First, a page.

Pu'u Kilea (Olowalu Petroglyphs) – Lahaina, Hawaii - Atlas Obscura
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Pu'u Kilea (Olowalu Petroglyphs)

Images chiseled into the basalt here date back an estimated 300 years. 

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Pu’u Kilea, also known as Olowalu Petroglyphs, is one of the easily accessible petroglyph sites on Maui. Access is a quarter-mile-long dirt trail. The petroglyphs are located along a basalt cliff in West Maui and feature human and animal figures as well as sails.

The images at this site were chiseled into the rock hundreds of years ago. Ancient Hawaiians called them ki’i pohaku, or images in stone. Though the exact meanings of the carvings are unknown, the images are thought to represent legends or stories of the early Hawaiians.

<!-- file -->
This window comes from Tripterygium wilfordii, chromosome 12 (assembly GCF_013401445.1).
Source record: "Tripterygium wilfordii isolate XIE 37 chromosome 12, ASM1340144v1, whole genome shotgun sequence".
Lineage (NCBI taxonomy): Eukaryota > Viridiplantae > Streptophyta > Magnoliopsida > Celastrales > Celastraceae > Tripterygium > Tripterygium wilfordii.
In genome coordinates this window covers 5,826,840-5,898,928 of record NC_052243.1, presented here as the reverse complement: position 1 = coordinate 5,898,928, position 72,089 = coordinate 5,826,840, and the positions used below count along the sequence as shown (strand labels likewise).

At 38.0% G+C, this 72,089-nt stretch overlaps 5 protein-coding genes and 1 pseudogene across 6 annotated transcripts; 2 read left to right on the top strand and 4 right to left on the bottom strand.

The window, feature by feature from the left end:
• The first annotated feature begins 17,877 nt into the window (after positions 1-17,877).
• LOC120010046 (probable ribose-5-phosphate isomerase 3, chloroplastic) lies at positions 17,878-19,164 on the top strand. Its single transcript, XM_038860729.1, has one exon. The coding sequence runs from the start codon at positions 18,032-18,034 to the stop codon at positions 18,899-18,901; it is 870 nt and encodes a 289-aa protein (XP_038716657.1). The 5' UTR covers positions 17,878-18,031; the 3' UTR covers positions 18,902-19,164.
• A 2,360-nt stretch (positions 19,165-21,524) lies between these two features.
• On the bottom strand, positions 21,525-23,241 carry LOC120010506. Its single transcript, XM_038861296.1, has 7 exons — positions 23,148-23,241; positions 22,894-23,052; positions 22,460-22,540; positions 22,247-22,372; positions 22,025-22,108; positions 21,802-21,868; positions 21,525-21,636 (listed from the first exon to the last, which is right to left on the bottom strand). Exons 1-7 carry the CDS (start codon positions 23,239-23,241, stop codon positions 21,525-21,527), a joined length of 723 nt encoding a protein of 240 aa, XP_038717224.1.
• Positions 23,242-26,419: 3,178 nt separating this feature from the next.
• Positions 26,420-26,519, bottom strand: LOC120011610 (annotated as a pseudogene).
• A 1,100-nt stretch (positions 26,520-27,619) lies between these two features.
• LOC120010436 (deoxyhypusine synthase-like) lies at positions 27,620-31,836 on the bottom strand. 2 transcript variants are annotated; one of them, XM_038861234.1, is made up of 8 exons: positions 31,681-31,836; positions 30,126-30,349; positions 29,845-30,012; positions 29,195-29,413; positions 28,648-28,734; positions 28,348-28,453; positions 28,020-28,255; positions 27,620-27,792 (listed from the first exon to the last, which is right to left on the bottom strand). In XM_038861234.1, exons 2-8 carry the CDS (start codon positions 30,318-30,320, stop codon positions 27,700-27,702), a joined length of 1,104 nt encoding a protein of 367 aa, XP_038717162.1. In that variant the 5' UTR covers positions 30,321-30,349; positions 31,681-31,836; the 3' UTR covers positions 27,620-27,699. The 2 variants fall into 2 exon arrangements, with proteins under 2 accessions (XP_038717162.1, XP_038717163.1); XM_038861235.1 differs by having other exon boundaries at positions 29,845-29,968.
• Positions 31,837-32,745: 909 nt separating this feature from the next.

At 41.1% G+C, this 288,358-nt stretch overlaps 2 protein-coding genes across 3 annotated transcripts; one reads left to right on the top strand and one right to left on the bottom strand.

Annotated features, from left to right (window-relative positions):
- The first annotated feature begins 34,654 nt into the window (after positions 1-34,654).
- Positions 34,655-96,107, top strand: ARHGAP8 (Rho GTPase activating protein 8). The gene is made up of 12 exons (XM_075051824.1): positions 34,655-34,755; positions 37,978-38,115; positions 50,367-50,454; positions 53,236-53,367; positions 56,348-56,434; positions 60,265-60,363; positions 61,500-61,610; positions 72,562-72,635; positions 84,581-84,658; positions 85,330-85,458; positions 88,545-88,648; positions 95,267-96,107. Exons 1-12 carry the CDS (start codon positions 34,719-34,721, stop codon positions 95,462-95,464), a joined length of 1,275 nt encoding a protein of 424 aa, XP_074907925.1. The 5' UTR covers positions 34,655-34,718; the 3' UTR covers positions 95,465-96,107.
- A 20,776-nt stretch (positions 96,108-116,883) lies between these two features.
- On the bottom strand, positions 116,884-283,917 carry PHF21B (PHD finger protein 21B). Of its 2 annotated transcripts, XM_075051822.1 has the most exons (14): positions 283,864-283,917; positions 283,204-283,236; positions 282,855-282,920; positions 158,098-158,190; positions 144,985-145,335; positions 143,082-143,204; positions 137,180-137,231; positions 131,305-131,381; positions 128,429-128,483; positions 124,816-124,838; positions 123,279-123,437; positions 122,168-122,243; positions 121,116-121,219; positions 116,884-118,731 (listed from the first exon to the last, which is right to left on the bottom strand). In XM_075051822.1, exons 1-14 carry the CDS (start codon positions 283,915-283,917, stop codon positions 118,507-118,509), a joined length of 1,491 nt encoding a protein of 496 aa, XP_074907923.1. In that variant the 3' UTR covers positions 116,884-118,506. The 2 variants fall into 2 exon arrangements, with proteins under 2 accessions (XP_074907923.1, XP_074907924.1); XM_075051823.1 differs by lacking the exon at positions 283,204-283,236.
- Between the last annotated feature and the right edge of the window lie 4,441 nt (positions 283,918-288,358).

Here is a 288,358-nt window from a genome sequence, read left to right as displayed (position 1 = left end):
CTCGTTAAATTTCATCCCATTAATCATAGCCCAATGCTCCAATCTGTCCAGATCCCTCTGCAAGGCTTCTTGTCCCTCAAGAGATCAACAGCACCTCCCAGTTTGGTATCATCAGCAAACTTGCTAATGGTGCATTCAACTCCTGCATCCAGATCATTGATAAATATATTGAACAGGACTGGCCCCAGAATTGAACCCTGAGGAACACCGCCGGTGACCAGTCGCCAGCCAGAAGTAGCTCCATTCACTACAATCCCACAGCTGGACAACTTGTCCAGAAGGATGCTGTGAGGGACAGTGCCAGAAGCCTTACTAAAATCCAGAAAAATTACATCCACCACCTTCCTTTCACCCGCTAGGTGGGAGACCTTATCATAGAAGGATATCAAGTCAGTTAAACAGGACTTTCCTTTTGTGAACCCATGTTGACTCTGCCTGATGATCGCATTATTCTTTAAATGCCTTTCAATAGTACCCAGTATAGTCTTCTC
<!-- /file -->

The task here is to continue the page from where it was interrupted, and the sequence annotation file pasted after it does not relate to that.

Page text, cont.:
The Lahaina Restoration Foundation worked to make the site accessible so that visitors could learn about the island’s rich history. In the 1960s, they built a wooden stairway and viewing platform that led right up to the petroglyphs, but after multiple incidents of vandalism to the ancient art, the platform was demolished. Today, a trail leads to approximately 50 feet below the rock art.

Olowalu is also known as the site of a bloody massacre, which happened in 1790. The captain of the American ship Eleanora (Captain Simon Metcalf) became upset because of a stolen boat and opened fire on Hawaiian canoes, killing more than 100 men and wounding more than 200 near the ancient Olowalu landing site. This massacre led Big Island Chief Kame’eiamoku to attack the next Western ship that arrived, which was the Fair American, captained by Metcalf’s son. The entire crew was attacked and killed, except for one person, Isaac Davis, who later became an advisor to the Hawaiian king Kamehameha the Great.

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